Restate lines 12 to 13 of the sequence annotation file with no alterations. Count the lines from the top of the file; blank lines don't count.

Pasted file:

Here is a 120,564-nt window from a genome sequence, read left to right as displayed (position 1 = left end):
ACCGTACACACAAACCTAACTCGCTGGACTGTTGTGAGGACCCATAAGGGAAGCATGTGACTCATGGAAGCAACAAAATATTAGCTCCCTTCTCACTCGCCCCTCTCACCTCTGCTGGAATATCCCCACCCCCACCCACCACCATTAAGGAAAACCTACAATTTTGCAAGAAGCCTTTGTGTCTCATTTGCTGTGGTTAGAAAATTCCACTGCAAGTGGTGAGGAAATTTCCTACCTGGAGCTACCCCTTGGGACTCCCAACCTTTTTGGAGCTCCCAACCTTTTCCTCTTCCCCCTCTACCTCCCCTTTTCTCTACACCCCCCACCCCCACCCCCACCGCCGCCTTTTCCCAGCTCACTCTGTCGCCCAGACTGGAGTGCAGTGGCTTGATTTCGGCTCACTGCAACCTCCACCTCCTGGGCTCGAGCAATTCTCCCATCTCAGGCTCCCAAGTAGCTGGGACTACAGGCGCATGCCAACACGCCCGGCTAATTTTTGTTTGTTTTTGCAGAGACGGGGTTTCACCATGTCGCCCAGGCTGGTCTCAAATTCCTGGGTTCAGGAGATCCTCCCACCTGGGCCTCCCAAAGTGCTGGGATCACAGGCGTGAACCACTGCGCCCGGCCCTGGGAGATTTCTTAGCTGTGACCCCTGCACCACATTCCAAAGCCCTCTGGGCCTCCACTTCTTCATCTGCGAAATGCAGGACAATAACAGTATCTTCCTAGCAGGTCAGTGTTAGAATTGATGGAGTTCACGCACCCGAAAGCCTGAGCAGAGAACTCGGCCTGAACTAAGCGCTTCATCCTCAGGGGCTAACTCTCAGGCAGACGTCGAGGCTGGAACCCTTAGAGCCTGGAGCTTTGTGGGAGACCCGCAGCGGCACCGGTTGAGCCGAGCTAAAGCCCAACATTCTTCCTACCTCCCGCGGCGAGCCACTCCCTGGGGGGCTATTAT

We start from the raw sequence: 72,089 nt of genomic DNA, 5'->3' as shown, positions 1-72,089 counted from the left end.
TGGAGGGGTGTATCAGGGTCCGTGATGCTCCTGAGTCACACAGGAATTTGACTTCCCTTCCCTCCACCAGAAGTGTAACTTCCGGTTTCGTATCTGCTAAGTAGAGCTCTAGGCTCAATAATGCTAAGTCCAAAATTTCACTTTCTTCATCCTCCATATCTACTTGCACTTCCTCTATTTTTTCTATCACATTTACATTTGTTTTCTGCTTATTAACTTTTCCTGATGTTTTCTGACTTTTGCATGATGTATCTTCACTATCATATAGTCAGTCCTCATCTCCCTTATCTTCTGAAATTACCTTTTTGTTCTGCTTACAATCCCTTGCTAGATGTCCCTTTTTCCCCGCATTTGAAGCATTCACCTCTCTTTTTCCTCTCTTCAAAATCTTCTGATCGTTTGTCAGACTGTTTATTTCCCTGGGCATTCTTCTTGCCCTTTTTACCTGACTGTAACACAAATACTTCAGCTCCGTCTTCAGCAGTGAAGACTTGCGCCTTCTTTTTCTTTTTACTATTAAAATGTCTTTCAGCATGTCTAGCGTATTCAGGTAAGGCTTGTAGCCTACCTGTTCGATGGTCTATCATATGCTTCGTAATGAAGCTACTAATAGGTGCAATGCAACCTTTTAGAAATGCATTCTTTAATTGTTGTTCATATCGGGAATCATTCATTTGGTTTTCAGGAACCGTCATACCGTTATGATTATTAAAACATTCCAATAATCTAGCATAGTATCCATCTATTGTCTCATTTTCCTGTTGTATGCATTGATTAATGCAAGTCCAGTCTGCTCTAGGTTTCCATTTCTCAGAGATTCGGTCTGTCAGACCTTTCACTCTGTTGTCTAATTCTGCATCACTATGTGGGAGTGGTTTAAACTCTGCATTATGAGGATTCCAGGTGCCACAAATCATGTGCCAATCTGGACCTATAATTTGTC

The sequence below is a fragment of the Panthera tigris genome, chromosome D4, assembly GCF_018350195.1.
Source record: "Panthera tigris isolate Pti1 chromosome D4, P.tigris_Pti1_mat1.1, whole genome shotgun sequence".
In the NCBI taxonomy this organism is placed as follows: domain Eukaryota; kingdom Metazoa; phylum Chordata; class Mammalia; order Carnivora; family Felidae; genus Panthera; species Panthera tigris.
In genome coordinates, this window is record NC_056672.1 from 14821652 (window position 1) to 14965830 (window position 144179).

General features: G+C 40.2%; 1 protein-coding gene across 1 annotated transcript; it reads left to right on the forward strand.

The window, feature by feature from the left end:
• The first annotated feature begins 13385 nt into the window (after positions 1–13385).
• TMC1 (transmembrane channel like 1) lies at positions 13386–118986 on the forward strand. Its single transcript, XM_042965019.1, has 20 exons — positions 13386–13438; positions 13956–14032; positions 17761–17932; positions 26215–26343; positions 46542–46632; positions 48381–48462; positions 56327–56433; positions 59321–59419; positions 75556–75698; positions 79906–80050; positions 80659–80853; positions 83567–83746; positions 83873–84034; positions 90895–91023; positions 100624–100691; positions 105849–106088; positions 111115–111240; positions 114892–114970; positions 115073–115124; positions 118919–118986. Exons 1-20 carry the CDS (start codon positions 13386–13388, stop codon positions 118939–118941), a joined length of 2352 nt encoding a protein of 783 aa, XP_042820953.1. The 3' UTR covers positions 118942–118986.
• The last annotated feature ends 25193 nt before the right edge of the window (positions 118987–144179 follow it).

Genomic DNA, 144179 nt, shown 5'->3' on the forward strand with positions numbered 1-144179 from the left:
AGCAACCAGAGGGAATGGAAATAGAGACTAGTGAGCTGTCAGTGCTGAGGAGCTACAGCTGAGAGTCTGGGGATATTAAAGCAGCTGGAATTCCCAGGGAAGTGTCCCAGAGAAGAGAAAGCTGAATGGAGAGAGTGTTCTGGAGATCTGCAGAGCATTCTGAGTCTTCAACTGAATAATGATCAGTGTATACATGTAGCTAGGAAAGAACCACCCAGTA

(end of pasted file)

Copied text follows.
• TMC1 (transmembrane channel like 1) lies at positions 13386–118986 on the forward strand. Its single transcript, XM_042965019.1, has 20 exons — positions 13386–13438; positions 13956–14032; positions 17761–17932; positions 26215–26343; positions 46542–46632; positions 48381–48462; positions 56327–56433; positions 59321–59419; positions 75556–75698; positions 79906–80050; positions 80659–80853; positions 83567–83746; positions 83873–84034; positions 90895–91023; positions 100624–100691; positions 105849–106088; positions 111115–111240; positions 114892–114970; positions 115073–115124; positions 118919–118986. Exons 1-20 carry the CDS (start codon positions 13386–13388, stop codon positions 118939–118941), a joined length of 2352 nt encoding a protein of 783 aa, XP_042820953.1. The 3' UTR covers positions 118942–118986.
• The last annotated feature ends 25193 nt before the right edge of the window (positions 118987–144179 follow it).